How to tell if your horse is cold


Oh, this is a tricky one. There is no definitive way to decide if your horse is cold. However, there are things to measure and look for that can help you decide if you need to add a blanket or even call the vet. Horses can develop hypothermia, so your veterinarian needs to be called immediately.


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Methods to check if your horse is cold that are total bunk:


  • Check his ears! If his ears are cold, he is cold! The problem with this is that it’s about as unscientific as you can get. Your hands may be bundled in mittens and you just came out of a toasty car with the heat on high. Of course, his ears will be cold!


  • OR – you just finished scrubbing buckets, the barn is out of hot water, and you forgot your rubber gloves. Your fingers are now icicles. Of course, his ears will be warm if you touch them with your icicles.


  • Put your hands under the blanket! Same theory – it’s all relative. But, if there’s sweat under the blanket, you have some adjusting as your horse is clearly too warm.


dirty winter blanket on a horse in the snow

Most horses do just fine in winter.


More scientific ways to determine if your horse is cold:


  • Is he running around? Horses might do this to generate body heat. But, they can’t do it all day and all night. Or, he may just be looney-bins, and shenanigans are his jam. You might also see a bunch of cold horses huddled together to share each other’s warmth.


  • Is he a “hard keeper”? Many horses that struggle with keeping weight, or losing weight in the winter, may just be cold at night. All calories he eats are used, and then he needs to tap his reserves to stay warm. There is nothing wrong with helping him out with a blanket and some extra forage. I suggest regularly weighing your horse. There are many other reasons for your horse to be a hard keeper, too, so work with your veterinarian for a complete health check-up. 


  • Is your horse wet to the skin? Unclipped horses that have been sweating will be wet to the skin. This can create skin infections and can lead to hypothermia (a body temperature that is low and unsafe). Cooling out of the sweaty hairy horse in winter is serious business; his health depends on it. More on that topic here.


  • Horses also become wet to the skin in rare, but serious, situations where they are trapped in mud or a bog. Another similar situation is when their blanket is not waterproof, they stand in the rain, and now they are soaked to the skin. If there is even the remotest chance that a blanket will be on a horse outside or exposed through a door or window to the elements, it better be waterproof.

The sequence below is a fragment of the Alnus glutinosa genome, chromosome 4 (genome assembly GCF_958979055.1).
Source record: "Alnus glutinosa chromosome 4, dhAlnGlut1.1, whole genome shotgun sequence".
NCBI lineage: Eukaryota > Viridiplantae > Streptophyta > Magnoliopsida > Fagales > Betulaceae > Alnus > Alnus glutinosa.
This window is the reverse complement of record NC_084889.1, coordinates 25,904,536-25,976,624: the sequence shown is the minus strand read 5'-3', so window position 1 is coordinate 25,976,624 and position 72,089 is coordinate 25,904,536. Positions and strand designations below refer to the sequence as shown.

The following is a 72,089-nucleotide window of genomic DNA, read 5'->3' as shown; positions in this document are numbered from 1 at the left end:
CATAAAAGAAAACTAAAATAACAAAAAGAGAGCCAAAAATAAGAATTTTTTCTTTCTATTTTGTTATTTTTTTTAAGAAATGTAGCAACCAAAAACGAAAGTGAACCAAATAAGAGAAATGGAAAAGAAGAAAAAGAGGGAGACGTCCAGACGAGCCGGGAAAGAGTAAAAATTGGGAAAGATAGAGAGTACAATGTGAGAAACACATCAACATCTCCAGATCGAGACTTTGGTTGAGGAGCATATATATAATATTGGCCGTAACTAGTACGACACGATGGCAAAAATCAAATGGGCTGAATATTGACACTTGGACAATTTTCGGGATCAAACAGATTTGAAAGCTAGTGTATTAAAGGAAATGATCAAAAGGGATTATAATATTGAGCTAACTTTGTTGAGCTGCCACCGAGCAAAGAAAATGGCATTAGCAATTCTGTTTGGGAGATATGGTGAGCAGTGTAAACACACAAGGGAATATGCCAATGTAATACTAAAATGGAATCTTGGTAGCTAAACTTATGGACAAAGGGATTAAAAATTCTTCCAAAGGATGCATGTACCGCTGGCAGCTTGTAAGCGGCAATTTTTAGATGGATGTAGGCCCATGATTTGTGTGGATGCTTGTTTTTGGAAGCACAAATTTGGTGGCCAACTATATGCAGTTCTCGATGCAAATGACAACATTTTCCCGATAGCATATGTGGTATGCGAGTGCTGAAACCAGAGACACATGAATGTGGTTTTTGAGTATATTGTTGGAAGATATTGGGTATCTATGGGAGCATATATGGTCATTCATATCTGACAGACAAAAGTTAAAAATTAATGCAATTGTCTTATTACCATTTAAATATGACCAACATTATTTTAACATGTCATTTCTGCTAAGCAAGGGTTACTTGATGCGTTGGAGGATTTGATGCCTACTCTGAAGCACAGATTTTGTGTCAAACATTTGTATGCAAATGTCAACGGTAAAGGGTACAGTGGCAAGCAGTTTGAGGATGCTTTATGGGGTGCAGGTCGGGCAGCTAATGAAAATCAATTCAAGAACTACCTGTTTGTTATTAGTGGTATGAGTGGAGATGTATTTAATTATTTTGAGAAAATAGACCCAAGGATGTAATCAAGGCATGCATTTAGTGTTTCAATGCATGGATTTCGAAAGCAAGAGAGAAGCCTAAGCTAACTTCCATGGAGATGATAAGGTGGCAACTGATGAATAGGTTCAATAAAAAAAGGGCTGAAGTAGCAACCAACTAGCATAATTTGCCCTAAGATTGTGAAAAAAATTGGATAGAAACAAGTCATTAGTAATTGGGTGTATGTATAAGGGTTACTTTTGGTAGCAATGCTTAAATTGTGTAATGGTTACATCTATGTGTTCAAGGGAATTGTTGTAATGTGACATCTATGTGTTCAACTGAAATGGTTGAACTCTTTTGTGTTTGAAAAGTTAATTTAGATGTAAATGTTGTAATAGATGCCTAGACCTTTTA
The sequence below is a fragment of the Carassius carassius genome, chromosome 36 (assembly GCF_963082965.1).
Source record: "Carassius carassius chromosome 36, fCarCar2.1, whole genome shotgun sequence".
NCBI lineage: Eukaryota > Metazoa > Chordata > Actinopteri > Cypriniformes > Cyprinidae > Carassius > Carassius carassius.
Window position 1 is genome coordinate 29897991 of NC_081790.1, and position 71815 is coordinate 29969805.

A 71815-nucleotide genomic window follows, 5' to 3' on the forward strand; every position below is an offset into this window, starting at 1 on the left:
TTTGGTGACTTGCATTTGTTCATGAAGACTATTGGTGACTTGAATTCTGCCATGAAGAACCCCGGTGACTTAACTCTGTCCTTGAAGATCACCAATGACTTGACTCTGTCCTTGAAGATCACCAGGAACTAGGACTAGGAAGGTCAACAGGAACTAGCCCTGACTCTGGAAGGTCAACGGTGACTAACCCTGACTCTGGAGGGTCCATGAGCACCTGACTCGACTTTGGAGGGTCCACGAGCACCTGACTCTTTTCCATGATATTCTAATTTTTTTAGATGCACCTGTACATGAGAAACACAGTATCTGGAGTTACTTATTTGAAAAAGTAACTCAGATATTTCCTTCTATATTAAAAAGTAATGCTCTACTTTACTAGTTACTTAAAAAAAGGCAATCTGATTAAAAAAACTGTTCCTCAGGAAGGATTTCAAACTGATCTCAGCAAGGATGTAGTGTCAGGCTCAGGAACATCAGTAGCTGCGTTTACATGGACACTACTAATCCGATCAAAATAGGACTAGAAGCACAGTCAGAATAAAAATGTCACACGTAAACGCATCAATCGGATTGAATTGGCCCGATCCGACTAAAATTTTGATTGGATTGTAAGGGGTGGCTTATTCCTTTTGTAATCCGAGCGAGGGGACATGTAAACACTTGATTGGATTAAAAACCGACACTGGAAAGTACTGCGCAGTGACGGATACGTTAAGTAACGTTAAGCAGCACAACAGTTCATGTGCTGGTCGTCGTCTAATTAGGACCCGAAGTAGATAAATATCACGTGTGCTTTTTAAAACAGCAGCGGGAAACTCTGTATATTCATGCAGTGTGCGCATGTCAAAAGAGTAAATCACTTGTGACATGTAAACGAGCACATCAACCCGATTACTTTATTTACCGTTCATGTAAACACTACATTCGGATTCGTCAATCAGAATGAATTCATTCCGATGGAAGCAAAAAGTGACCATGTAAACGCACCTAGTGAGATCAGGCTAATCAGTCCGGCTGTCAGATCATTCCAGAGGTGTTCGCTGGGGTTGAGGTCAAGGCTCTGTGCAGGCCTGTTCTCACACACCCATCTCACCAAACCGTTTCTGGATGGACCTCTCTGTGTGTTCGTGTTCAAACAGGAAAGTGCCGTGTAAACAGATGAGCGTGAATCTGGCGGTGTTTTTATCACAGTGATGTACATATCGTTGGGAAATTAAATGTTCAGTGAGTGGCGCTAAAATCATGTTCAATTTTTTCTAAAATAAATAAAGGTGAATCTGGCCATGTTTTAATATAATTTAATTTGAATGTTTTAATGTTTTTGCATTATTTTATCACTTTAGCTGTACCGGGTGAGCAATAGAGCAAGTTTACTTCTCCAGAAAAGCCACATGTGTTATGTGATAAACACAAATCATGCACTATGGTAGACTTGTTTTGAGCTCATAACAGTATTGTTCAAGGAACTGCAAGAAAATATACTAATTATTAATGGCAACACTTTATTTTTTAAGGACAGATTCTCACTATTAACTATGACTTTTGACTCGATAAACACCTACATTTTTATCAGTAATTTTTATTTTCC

More scientifically sound indications if a horse is cold:


  • Is your horse shivering? This is a very obvious and definitive sign that your horse is cold. At this point, your horse spends a lot of energy moving muscles to stay warm. You need to take his vitals and call your veterinarian for help if you find your horse shivering. And while shivering is a natural response to the cold, it’s not comfortable. In fact, it’s highly uncomfortable. You have the power to help your horse here.


  • What are your horse’s vitals? Remember TPR, Temperature, Pulse, and Respiration? These are indications of hypothermia as well. Having a thermometer and stethoscope on hand are inexpensive necessities that take minutes to use.


horse standing in deep snow in a winter blanket


What you need to know about hypothermia in horses


  • Hypothermia starts when your horse’s body temperature is as low as 98-99 degrees. From there, it can be mild, moderate, or severe. All instances warrant a call to your veterinarian and are relative to his normal, baseline temps.  


  • When you take your horse’s vital signs and his temperature will be lower, his heart rate and respiration may also be affected.


  • Hypothermia can lead to heart trouble, organ failure, and can be fatal. Your veterinarian can advise you on how to help him warm up as they travel to you.


  • Sometimes, warming your horse from the outside with rubbing and blankets is not advised. Sometimes, your veterinarian will administer warmed fluids and monitor for organ damage. 


Look at the big picture


  • If your horse is acting wonky in cold weather, look at more than his vital signs.  What’s his attitude, energy level, and vital signs?  Is he stressed or chill?  When in doubt, call for help.


How does your horse tell you he is cold?


Vital signs are fast and easy to take! 


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